Courteous. Respectful. Almost obsequious. That’s typically the treatment meted out to the well-heeled visitor at the entrance to any of the city’s top-notch hotels. The exaggerated politeness is a sad illustration of the mile-high class barriers that permeate urban society.
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A typical sequence of events is as follows. Mr Cool drives up in a chauffeur-driven BMW. Tinted windows, so dark they must surely be illegal, are rolled down an inch. For a moment the unpleasant outside world sneaks into the plush, pollution-free, noise-free interior. "Sir, for security, can we inspect the trunk". Mr Cool with a regal nod, agrees, though not without a slight mouth-click, making his displeasure known: if not to belittle the security guard, in order to hold his own with the company he keeps within the all important confines of his BMW.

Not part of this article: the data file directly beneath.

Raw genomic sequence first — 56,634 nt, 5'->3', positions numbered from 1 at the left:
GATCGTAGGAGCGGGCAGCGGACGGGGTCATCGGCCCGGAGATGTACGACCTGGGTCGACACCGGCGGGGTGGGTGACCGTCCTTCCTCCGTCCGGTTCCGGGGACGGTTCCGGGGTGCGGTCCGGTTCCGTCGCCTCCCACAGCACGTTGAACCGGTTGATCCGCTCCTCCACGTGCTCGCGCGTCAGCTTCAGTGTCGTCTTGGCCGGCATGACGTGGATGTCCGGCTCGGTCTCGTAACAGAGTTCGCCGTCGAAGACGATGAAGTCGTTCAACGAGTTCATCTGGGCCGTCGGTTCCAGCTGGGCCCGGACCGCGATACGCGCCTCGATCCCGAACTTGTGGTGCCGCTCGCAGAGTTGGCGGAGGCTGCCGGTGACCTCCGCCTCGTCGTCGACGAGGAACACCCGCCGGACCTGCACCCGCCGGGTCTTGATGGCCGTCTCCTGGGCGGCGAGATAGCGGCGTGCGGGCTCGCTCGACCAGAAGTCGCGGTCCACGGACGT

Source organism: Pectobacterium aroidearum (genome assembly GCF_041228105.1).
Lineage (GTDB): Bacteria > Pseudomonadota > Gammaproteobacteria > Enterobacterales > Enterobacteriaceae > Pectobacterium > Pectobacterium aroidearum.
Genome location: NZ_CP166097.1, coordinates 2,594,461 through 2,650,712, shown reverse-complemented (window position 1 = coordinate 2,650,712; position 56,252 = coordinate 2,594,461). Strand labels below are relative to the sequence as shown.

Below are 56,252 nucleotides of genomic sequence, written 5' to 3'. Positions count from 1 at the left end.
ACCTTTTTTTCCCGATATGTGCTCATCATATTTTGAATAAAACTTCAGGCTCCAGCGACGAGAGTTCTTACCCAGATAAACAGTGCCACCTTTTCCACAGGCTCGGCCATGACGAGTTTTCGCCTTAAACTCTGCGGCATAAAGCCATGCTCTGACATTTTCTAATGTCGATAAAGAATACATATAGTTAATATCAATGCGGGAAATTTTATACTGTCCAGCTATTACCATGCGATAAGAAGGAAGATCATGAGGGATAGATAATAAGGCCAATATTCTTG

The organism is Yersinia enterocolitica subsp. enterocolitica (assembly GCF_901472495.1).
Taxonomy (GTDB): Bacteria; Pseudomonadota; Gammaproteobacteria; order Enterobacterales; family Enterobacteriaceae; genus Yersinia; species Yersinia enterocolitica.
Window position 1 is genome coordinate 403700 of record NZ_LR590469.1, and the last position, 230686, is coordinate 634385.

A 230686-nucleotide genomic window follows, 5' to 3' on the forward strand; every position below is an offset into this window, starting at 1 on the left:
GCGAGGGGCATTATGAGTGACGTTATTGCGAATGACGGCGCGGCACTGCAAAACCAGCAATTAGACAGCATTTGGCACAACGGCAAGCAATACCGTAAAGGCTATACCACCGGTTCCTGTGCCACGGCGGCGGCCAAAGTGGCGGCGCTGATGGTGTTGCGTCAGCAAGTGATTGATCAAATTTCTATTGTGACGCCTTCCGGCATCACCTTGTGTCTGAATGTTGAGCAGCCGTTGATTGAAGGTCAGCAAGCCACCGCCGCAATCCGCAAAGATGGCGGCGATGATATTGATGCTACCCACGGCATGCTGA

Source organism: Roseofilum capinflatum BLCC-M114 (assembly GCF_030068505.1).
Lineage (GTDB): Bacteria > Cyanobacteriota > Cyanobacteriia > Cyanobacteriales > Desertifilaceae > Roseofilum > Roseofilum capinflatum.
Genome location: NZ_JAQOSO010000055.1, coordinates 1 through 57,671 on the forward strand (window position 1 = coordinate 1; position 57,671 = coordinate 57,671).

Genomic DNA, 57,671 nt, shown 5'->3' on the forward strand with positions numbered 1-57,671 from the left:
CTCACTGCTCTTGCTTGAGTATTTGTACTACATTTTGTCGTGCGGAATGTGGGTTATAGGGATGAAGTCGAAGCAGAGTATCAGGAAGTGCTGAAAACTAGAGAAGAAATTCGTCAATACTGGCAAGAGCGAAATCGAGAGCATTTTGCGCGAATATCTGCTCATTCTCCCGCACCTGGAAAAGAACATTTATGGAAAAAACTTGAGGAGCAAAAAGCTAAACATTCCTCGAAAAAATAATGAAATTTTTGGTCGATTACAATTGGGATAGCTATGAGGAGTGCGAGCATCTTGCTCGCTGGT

The harried security guy rushes to minimize the delay, and as soon as his business is done, waves the car on with a salute, hoping to somehow compensate for the inconvenience caused.As the BMW gurgles its way over shiny stones in the five-star driveway, the guard is thankful that he escaped without a tongue lashing.
An average looking person rides up on a two-wheeler to the same five-star hotel. Not on a Harley Davidson, no, not even on a Pulsar. He is on a humble bicycle (some of the bikes you see on the streets these days are anything but humble, but to an untrained eye, they’re all the same). The point is, this time, there’s no obsequiousness on display of the security guard. A little courtesy perhaps?